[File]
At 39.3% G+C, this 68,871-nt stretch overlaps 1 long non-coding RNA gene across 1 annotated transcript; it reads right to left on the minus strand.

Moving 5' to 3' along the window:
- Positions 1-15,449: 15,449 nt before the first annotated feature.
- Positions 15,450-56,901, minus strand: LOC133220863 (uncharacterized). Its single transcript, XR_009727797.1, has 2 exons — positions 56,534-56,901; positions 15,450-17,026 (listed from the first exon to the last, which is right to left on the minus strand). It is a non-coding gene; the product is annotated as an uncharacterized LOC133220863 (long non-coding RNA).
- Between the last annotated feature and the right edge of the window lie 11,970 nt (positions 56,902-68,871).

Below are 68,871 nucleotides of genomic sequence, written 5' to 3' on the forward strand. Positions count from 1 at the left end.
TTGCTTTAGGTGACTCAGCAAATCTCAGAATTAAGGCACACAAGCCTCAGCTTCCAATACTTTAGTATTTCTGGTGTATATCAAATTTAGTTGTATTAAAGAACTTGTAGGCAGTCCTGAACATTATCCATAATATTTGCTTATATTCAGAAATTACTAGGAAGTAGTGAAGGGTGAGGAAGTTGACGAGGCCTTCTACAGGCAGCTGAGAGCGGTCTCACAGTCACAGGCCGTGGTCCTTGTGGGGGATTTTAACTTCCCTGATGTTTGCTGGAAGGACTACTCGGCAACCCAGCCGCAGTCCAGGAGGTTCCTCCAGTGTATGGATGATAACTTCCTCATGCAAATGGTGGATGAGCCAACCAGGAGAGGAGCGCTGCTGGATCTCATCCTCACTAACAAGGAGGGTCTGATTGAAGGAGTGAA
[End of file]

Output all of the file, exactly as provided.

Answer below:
At 39.3% G+C, this 68,871-nt stretch overlaps 1 long non-coding RNA gene across 1 annotated transcript; it reads right to left on the minus strand.

Moving 5' to 3' along the window:
- Positions 1-15,449: 15,449 nt before the first annotated feature.
- Positions 15,450-56,901, minus strand: LOC133220863 (uncharacterized). Its single transcript, XR_009727797.1, has 2 exons — positions 56,534-56,901; positions 15,450-17,026 (listed from the first exon to the last, which is right to left on the minus strand). It is a non-coding gene; the product is annotated as an uncharacterized LOC133220863 (long non-coding RNA).
- Between the last annotated feature and the right edge of the window lie 11,970 nt (positions 56,902-68,871).

Below are 68,871 nucleotides of genomic sequence, written 5' to 3' on the forward strand. Positions count from 1 at the left end.
TTGCTTTAGGTGACTCAGCAAATCTCAGAATTAAGGCACACAAGCCTCAGCTTCCAATACTTTAGTATTTCTGGTGTATATCAAATTTAGTTGTATTAAAGAACTTGTAGGCAGTCCTGAACATTATCCATAATATTTGCTTATATTCAGAAATTACTAGGAAGTAGTGAAGGGTGAGGAAGTTGACGAGGCCTTCTACAGGCAGCTGAGAGCGGTCTCACAGTCACAGGCCGTGGTCCTTGTGGGGGATTTTAACTTCCCTGATGTTTGCTGGAAGGACTACTCGGCAACCCAGCCGCAGTCCAGGAGGTTCCTCCAGTGTATGGATGATAACTTCCTCATGCAAATGGTGGATGAGCCAACCAGGAGAGGAGCGCTGCTGGATCTCATCCTCACTAACAAGGAGGGTCTGATTGAAGGAGTGAA